Down My Road Travel

Lessons on the roads


Nothing dramatic really, a tyre burst and the car broke down. It was on a nondescript motorway, in Yorkshire, on a November evening, more than a decade ago.

We, a young family of four, were halfway on our road trip in England. Thanks to the off-season, and a husband who thought pre-planning was for wimps, the trip had acquired a backpacking quality to it. We had no prior reservations and readily took unplanned by-paths. After travelling from London to Edinburgh with many stops in between, we were driving through Yorkshire. That’s when the tyre burst.

My husband got down, and after a brief inspection and an involved explanation about jacks and spares, declared we needed help. The cloudless sky was full of stars, and the contours of the Yorkshire Dales were breathtaking. It was dark, silent and cold. We were at the edge of what appeared to be a village with a smattering of houses. No cars passed by. Minutes ticked away as we tried to figure out what to do — find a phone booth, perhaps a bed and bath that we could walk to? We were not quite prepared to settle in for the night in the car, with two toddlers and no winter clothes to speak of.

My husband was relishing the possibility of an adventure, and I was dreading the possibility of giving up my limbs to frostbite. As we were having a healthy discussion about the situation, as spouses in such situations normally do, I spotted a woman walking by. She had just got out of one of the houses and was walking towards another, the bundle of sheets in her hand indicative of an errand. She paused hearing me hail her.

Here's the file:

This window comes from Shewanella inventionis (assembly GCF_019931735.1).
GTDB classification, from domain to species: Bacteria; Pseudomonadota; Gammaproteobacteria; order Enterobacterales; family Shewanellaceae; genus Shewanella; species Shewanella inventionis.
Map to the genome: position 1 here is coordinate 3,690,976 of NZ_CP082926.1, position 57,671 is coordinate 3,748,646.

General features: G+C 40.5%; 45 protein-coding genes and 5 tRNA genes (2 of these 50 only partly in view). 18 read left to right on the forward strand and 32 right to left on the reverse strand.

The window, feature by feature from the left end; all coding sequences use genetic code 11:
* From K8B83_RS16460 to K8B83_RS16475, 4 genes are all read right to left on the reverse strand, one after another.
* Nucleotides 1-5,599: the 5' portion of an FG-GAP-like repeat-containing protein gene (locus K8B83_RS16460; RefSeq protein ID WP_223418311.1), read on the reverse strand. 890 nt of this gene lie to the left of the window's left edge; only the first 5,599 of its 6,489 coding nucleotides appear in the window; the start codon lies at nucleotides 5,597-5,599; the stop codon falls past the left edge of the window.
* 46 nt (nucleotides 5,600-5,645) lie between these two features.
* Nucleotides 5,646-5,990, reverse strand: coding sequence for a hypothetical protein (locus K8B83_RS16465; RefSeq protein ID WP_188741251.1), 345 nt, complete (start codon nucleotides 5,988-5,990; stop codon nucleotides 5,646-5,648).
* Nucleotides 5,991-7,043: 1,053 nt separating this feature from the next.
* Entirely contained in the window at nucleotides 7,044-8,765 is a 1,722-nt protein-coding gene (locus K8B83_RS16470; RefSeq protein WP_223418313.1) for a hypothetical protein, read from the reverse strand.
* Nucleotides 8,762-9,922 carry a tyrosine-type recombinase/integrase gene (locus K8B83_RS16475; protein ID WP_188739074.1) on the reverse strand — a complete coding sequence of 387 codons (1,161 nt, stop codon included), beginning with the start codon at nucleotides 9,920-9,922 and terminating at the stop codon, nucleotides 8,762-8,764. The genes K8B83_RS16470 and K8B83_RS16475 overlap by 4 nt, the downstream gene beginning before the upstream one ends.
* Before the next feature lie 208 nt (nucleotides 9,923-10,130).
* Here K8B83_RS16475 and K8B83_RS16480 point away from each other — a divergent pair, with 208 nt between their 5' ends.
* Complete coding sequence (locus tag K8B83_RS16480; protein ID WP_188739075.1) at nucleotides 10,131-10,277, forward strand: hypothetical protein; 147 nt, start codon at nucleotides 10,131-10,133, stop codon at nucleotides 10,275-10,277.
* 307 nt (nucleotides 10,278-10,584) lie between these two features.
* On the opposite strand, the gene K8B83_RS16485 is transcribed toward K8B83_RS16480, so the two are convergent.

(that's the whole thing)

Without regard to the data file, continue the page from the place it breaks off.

The nearest garage was a mile away, she announced, after listening to my predicament. With a cheerful smile, abandoning her errand, she went back to her house to ‘ring’ the mechanic. A few minutes later, she came out driving her car instead. The mechanic wasn’t answering, and she was going to fetch him, she reassured us, on her way out. Five minutes later, she was back with help.

The lady and I talked about my itinerary, the climate and our language skills, as he worked. She brought some candy for my children. Our car was fixed; the young man refused to take any money and wished us a happy journey. We were back on the road in no time.

We have been exchanging emails every year around Christmas ever since.

There are many lessons the roads have taught me. As the never-ending news cycle bombards me with actions of bigotry and close-mindedness, sapping my energy, leaving me full of despair, I cling to this incident as though it were a talisman.

(Radhika Nathan enjoys writing fiction. She believes in the miracle of words and the rain.)

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Printable version | Oct 24, 2021 1:57:04 AM |

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